25 March 2014

S4M-09447 Young and Novice Drivers and Graduated Driver Licensing

The Presiding Officer (Tricia Marwick): The next item of business is a debate on motion S4M-09447, in the name of Keith Brown, on young and novice drivers and graduated driver licensing.

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Stewart Stevenson (Banffshire and Buchan Coast) (SNP): I declare an interest: I am a member of the Institute of Advanced Motorists. I first took my IAM test in 1972, and I took it again more recently, in 2008.

The IAM’s credo is:

“We passionately believe that our roads can be made a safer place by improving the standards of the people who are using them.”

That is a good place for this debate to be and every contributor so far has sought to take us there. I am delighted that David Stewart is here to take part in the debate. I know that he is passionately in favour of improving standards on our roads and I admire everything that he has done in this area.

Let us have a look at the context. When I first passed my test in a car, 51 years ago in 1963, a Mini Cooper S cost £777 and it had 70 brake horsepower and a top speed of 95mph. Today, a Mini Cooper S costs £21,000—which is almost exactly the same amount relative to average earnings—but it now has 184bhp and is capable of 143mph. So, the simple and straightforward test that I passed in 1963 is not necessarily the test that I should pass to drive the much more powerful and potentially much more dangerous cars that we have today.

The first car that I owned a share in was a 1928 Austin 7, with a top speed of 28mph—it could not even break the town’s speed limit. It cost £5, by the way, and came complete with a spare engine. Like Alex Johnstone, I drove that car around unlicensed and uninsured and off the public road—or at least that is what I am telling you here. I started driving as a 12-year-old and acquired the skills very rapidly, but I did not have the experience to allow me to engage with what goes on on the public highway.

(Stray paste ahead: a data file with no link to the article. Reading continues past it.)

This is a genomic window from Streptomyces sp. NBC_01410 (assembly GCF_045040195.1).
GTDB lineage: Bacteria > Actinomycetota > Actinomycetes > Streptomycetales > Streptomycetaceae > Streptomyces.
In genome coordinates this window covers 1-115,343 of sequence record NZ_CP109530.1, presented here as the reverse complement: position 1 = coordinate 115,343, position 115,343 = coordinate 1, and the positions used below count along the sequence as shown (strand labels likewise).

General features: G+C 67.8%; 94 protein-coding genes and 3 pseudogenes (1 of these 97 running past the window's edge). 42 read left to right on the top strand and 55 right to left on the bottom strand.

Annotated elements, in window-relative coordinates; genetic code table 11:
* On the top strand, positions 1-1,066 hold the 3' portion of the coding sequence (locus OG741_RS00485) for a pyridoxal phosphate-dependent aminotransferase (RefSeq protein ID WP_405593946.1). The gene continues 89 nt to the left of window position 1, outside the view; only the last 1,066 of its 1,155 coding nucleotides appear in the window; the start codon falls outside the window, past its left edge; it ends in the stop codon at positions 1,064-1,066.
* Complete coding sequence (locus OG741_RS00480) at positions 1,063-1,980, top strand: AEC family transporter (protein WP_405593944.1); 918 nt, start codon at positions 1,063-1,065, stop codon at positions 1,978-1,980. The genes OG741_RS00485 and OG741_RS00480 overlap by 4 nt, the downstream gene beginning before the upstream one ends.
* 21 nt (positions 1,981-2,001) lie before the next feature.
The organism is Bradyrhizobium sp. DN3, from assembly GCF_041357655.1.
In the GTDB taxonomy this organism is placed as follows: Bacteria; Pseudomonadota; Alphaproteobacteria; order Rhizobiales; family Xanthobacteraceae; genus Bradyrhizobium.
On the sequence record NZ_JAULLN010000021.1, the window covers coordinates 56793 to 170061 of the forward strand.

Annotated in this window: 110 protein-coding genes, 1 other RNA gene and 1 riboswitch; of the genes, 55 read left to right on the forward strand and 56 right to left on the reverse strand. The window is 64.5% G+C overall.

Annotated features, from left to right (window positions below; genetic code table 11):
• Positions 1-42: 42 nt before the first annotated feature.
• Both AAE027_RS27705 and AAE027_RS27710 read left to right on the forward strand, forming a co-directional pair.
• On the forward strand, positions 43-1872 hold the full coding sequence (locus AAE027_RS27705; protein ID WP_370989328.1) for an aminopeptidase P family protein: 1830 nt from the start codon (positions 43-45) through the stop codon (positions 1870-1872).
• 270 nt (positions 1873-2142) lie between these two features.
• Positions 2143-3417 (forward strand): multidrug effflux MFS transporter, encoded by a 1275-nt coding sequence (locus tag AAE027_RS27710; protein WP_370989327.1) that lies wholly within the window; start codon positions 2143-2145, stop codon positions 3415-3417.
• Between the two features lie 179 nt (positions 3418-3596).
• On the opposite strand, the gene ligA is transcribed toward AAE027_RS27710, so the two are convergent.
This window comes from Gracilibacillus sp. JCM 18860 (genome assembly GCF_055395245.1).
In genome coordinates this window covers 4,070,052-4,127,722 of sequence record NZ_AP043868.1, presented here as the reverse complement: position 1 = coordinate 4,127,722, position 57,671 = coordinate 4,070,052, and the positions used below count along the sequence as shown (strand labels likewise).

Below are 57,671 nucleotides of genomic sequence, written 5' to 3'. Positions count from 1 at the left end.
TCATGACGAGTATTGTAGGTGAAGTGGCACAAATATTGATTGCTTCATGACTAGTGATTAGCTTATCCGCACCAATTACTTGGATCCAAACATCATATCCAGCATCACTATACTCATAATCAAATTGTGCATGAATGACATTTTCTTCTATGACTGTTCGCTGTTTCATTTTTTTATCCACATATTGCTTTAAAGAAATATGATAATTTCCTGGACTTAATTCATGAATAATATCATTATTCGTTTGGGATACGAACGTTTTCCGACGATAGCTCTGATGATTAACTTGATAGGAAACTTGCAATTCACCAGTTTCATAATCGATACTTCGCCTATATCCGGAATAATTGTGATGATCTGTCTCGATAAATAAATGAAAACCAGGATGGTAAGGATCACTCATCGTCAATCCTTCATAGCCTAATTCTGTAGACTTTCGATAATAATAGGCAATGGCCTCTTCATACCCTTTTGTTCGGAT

The Transport Research Laboratory, which works with over 100 countries, suggests that there could be quite a wide range of savings from GDL—from as few as 2,200 casualties to as high as nearly 9,000, so more work needs to be done. It suggests 100 hours of supervised learning over 12 months.

Let me compare flying with driving. As a private pilot, I went solo after 12 hours of instruction, and 40 hours of instruction was necessary to get my licence. That did not allow me to fly at night or out of sight of the ground, and one has to do training for complex equipment. One needs five hours for a night rating, 15 hours for an instrument rating and a further five hours for a multi-engine rating. There is graduated experience and training. I am not allowed to carry passengers unless I have done three landings and take-offs in the past 90 days, and I have a medical every year and an electrocardiogram every two years. It is tightly regulated. I do not think that people would want to fly with a pilot who did not perform to such standards. By the way, one can start flying as a 12-year-old, so I think that Alex Johnstone’s point about starting to drive at an earlier age has some merit.

It is worth considering, however, what kind of risks one is exposed to when flying. One will very rarely bump into another aircraft—there are not all that many of them. In the UK, it would be an unusual occurrence for there to be more than 600 aircraft in the air at any one time. On the roads, if one travels at 70mph on the dual carriageway, one passes within feet—at a closing speed of 140mph—of other drivers, and one wants them to be well trained and well equipped to deal with conditions on the roads.

For flying, the blood alcohol limit is one quarter of what it is on the roads. In addition, one is not allowed to fly until eight hours after one’s last drink. There are measures that we could look at in relation to driving.

I close by quoting Marilyn Monroe, who said:

“If you can’t handle me at my worst then you don’t deserve me at my best.”

That leads me to something for this debate. The issue is not about raising the standards that our best drivers can achieve; it is about raising the floor below which our least proficient drivers never fall.


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